Some trends are cyclical, while others never appear to go out of style. First Ladies, being serial, don’t abide by this formula, but perhaps given Anna Wintour’s recent comments it’s time to reconsider.
During a recent interview for The Economist’s podcast the storied Vogue editor politely (as is her fashion) declined to acknowledge that Melania Trump is our First Lady, preferring instead to insist that Michelle Obama still sort of is, in the sense that she’s the one Wintour almost certainly wishes were residing in the White House.
In a clip from the interview that went viral, The Economist’s Anne McElvoy asks Winter to comment on Melania’s wardrobe, pointing out that there is “something so visual about the Trumps” and positing that the First Lady is better dressed than her husband. To this, Wintour replied, “Well, I think First Lady Michelle Obama was really so incredible in every decision she made about fashion. She supported young American designers. She supported designers, indeed, from all over the world. She was the best ambassador this country could possibly have, in many ways, obviously way beyond fashion —”
— The Economist (@TheEconomist) July 21, 2019
This was the second Melania deflect of the interview. Out reported on Sunday that Wintour was also asked if the relative lack of Melania content in Vogue’s magazine and on its website is “a conscious decision.” Wintour replied:
“There’s so many women in politics that deserve celebration, whether it’s Kirsten [Gillibrand] or Senator Harris, or Senator Warren. We just recently ran a piece in our current issue about five of the six political female candidates, all of which I felt deserved a place in Vogue. And how wonderful that after a lot of naysayers saying that after [Hillary Clinton] not succeeding that it would be very difficult to find a voice in the current presidential campaigns. How wonderful that that is not the case. I think that both Senator Warren and Senator Harris are among the top candidates right now.”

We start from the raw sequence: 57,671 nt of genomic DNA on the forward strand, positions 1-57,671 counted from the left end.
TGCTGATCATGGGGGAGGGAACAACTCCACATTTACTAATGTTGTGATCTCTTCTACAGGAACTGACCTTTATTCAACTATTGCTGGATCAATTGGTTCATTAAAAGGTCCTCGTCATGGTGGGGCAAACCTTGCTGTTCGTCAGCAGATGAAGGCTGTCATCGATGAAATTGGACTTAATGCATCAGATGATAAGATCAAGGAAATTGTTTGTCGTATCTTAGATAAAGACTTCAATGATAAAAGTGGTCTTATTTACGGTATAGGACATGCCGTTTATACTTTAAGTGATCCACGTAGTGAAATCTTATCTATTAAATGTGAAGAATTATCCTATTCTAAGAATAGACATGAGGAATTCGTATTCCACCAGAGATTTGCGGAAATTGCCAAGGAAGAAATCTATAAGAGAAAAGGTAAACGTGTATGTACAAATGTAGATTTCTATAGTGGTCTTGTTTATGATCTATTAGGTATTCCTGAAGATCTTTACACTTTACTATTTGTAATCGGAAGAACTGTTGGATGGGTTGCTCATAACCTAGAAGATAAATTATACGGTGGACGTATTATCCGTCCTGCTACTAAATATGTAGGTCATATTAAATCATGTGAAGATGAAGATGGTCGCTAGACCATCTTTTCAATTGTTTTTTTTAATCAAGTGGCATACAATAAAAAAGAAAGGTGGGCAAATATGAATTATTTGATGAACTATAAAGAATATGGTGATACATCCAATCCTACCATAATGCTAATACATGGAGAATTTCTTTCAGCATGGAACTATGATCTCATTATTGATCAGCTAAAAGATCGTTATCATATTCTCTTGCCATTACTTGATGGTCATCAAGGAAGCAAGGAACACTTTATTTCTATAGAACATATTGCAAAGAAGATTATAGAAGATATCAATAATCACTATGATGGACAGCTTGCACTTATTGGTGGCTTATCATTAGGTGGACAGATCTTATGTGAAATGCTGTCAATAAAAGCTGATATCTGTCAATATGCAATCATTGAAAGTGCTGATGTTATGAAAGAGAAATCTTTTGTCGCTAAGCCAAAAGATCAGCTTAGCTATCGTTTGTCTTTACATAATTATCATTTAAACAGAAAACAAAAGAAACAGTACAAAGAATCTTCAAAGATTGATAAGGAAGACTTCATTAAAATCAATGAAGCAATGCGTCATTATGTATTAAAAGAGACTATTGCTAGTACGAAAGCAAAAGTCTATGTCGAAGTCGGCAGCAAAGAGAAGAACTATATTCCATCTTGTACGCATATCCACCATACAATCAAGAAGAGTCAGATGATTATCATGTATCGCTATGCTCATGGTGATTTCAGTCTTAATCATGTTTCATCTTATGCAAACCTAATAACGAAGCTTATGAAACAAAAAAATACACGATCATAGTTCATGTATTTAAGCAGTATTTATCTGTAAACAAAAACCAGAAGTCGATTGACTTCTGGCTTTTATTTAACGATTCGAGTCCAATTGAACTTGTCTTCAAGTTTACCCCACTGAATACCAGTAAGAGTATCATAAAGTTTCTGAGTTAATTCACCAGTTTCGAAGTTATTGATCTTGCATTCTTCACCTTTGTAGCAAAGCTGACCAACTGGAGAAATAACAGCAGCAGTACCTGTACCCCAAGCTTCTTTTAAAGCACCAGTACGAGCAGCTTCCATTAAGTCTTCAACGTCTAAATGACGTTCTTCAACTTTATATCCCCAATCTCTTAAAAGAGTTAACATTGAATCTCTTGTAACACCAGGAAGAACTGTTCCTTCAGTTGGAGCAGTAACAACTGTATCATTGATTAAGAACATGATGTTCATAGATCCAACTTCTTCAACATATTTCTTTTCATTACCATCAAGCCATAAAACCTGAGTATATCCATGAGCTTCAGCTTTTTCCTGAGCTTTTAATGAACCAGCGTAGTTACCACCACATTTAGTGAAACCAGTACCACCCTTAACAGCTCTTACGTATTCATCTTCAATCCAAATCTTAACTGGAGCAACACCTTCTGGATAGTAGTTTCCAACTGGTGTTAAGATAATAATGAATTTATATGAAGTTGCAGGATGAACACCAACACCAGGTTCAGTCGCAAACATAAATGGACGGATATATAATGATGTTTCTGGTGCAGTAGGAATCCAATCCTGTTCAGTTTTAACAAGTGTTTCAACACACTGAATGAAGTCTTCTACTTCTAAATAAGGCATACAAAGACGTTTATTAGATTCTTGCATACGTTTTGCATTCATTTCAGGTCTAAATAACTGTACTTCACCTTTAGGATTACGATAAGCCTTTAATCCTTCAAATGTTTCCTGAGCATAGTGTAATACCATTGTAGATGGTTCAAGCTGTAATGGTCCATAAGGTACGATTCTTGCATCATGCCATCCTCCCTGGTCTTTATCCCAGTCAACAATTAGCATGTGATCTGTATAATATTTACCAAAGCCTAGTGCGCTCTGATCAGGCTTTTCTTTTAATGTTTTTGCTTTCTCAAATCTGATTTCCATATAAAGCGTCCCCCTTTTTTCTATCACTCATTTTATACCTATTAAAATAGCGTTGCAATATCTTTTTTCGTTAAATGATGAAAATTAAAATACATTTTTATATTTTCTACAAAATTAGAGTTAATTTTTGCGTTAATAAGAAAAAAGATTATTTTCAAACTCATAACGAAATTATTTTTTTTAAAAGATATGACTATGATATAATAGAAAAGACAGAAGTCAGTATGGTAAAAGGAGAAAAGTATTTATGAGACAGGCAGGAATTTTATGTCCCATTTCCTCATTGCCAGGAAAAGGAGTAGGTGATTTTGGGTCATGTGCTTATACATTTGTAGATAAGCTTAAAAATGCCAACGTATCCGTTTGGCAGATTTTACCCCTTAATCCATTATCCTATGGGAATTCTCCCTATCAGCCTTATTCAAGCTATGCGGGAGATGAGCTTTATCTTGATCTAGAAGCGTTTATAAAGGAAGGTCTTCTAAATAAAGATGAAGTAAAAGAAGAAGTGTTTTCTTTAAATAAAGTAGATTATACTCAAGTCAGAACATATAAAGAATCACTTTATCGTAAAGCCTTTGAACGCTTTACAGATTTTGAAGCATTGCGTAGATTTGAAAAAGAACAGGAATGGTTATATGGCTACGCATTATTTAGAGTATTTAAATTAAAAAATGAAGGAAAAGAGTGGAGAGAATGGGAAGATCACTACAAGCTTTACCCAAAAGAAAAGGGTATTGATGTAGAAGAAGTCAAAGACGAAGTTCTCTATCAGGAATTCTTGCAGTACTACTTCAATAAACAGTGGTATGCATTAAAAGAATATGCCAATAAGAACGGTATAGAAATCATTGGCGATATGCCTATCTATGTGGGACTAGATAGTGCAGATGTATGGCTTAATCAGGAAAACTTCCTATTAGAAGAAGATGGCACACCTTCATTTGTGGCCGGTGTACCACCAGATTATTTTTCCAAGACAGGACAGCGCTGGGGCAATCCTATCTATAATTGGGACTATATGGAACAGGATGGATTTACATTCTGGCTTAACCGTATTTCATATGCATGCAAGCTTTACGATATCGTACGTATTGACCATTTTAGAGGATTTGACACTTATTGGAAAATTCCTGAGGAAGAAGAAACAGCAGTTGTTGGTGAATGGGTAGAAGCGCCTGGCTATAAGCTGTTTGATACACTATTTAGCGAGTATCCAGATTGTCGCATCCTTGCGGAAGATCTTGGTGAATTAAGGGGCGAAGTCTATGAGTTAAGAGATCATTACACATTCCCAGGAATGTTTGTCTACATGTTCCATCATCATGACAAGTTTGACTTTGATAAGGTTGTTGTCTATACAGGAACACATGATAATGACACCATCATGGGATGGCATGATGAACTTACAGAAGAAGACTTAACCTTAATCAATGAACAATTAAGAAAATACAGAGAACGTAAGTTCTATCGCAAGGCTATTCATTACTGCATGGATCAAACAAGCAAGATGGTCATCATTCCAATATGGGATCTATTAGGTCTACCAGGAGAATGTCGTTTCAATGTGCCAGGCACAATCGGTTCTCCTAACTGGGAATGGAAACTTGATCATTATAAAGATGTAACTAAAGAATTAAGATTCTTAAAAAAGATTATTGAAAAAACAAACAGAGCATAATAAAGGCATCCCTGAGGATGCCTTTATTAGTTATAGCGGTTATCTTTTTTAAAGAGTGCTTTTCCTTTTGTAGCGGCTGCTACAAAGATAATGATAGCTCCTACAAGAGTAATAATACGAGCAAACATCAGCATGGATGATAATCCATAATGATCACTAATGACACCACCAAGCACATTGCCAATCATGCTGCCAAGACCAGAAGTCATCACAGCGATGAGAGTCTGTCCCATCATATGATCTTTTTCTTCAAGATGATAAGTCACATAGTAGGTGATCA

This isn’t the first time Wintour has hinted at excluding Melania from her narrative. In April, during an interview with CNN’s Christiane Amanpour, Wintour was asked why she features more Democratic politicians than Republican ones, to which she said:
“If you’re talking about the first lady [Michelle Obama] or Senator [Kamala] Harris, obviously these are women that we feel are icons and inspiring to women from a global perspective. I also feel even more strongly now that this is not a time to try — and I think one has to be fair, one has to look at all sides — but I don’t think it’s a moment not to take a stand … I think you can’t be everything to everybody and I think it’s a time that we live in a world, as you would well know, of fake news … [and] those of us that work at Conde Nast believe that you have to stand up for what you believe in and you have to take a point of view.”
Given that Michelle Obama was featured on three covers and Melania Trump has yet to receive a single one since her husband was elected, the First Lady saw fit to respond. Her rep fired back in a statement, “To be on the cover of Vogue doesn’t define Mrs. Trump, she’s been there, done that long before she was first lady.” (Melania appeared on the cover of Vogue in 2005, on the occasion of her marriage to Donald Trump.)
Wintour’s comments in this latest interview aren’t a bad strategy for dealing with incessant questions about Trump. Or at least it’s certainly a good way to avoid having to comment on the first family directly. Is silence shade? So long as “I don’t know her” is in style, it could be.